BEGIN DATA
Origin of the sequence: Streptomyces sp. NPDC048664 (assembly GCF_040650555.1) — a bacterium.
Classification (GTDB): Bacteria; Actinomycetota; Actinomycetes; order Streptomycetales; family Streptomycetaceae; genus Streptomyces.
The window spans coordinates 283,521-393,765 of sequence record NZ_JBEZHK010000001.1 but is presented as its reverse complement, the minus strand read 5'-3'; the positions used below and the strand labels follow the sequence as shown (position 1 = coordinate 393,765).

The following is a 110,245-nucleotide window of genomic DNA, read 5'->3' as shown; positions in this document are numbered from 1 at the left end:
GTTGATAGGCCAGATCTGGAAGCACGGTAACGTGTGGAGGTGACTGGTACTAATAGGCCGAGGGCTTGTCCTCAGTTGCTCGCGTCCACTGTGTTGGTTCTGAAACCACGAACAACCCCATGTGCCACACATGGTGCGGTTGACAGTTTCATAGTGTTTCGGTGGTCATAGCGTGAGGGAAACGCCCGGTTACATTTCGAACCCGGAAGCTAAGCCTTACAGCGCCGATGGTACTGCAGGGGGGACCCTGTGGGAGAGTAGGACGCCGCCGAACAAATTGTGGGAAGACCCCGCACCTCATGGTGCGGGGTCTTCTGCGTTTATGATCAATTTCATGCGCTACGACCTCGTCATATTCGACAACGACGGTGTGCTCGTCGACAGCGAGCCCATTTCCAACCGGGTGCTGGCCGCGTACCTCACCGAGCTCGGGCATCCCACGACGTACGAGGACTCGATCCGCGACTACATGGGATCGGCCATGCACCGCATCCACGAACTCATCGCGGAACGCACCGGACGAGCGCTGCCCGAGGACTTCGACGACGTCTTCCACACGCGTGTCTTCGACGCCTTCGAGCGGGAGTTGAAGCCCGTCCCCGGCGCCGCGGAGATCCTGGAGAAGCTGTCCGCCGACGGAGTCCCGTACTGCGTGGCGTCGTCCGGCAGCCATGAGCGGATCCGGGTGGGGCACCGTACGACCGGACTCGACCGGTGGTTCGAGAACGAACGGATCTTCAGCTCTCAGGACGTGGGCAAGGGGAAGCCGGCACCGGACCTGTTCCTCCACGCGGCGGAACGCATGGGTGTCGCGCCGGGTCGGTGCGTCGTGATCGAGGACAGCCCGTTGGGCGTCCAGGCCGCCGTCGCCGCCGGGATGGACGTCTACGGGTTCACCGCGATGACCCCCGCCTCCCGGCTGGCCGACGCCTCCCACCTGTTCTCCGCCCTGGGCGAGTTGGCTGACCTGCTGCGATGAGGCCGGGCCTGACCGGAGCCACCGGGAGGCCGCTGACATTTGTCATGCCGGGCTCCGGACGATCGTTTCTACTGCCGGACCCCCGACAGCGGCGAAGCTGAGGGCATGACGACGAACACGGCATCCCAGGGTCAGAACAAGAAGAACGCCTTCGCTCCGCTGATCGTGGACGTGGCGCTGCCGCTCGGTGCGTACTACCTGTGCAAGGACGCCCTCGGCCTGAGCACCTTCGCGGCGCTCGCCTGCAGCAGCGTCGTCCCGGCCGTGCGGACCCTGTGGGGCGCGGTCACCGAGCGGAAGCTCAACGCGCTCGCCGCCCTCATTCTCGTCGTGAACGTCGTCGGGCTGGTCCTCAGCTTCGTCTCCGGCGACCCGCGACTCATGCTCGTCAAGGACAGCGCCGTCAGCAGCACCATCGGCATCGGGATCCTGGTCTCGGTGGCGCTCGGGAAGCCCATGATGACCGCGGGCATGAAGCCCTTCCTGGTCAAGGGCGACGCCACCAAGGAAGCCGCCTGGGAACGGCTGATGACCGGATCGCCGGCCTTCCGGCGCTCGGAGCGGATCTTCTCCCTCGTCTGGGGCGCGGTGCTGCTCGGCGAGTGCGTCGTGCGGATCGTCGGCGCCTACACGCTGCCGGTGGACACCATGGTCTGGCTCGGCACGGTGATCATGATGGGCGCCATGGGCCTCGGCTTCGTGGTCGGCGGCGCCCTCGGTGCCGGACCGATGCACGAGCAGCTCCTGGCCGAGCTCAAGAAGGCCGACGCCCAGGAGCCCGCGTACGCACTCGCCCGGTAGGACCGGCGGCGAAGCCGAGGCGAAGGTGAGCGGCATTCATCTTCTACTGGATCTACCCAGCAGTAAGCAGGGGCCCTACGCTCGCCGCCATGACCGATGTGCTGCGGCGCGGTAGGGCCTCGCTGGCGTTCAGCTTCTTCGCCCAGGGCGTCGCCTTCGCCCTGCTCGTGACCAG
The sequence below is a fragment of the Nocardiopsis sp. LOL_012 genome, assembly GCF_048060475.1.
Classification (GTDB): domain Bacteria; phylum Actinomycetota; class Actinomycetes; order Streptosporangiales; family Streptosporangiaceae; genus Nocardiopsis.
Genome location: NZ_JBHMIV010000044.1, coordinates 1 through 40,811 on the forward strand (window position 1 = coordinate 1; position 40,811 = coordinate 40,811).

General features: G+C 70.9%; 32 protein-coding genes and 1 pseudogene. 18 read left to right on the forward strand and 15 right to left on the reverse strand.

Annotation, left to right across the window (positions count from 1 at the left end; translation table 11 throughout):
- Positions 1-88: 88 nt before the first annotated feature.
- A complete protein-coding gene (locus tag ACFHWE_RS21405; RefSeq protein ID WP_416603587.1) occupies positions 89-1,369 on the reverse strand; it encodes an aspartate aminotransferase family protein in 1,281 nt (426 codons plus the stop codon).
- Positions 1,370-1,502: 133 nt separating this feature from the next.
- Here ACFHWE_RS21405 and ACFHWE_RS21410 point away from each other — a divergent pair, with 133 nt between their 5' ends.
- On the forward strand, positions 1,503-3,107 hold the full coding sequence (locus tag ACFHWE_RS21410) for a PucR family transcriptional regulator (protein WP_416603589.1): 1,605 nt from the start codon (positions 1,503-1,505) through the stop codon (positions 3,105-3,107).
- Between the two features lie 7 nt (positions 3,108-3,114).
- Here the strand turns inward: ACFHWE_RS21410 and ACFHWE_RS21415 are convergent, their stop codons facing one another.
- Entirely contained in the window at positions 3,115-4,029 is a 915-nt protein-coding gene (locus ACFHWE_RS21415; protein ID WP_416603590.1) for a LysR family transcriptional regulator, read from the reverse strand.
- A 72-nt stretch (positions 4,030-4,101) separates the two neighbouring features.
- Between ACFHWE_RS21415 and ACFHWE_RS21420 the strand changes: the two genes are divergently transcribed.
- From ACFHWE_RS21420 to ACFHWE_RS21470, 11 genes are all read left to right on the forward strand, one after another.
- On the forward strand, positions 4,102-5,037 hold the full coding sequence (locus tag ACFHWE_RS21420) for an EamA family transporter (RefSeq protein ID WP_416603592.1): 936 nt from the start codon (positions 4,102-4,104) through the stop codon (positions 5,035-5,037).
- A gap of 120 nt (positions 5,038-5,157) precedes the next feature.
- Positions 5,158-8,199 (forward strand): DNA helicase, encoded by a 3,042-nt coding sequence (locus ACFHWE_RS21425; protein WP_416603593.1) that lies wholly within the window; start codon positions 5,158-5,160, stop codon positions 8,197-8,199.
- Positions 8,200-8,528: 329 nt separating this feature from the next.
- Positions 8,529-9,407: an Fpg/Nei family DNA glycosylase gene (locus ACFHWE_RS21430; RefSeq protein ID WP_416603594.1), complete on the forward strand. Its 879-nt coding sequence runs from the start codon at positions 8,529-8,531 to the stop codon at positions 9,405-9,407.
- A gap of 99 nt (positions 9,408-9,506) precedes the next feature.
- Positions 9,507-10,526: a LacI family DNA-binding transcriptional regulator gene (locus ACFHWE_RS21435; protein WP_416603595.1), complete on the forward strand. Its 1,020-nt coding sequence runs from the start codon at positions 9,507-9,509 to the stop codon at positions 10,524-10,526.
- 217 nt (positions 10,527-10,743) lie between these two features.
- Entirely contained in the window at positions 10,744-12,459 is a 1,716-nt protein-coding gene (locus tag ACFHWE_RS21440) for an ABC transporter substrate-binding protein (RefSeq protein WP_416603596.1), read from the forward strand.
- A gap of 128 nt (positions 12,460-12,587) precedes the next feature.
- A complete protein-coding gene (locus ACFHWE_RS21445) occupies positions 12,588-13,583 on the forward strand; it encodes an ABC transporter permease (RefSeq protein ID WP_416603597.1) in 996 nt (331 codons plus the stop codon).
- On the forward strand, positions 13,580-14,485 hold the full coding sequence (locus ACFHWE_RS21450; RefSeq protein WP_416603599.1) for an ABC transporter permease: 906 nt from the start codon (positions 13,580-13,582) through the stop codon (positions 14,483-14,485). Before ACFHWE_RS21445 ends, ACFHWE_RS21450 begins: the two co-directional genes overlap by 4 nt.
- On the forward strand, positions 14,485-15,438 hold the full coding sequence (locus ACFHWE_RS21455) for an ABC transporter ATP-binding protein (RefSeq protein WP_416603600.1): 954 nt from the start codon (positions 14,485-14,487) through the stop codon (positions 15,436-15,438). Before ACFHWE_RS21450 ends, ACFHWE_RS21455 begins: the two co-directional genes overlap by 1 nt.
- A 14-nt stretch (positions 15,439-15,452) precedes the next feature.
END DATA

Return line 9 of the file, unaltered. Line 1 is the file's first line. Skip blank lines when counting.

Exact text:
General features: G+C 70.9%; 32 protein-coding genes and 1 pseudogene. 18 read left to right on the forward strand and 15 right to left on the reverse strand.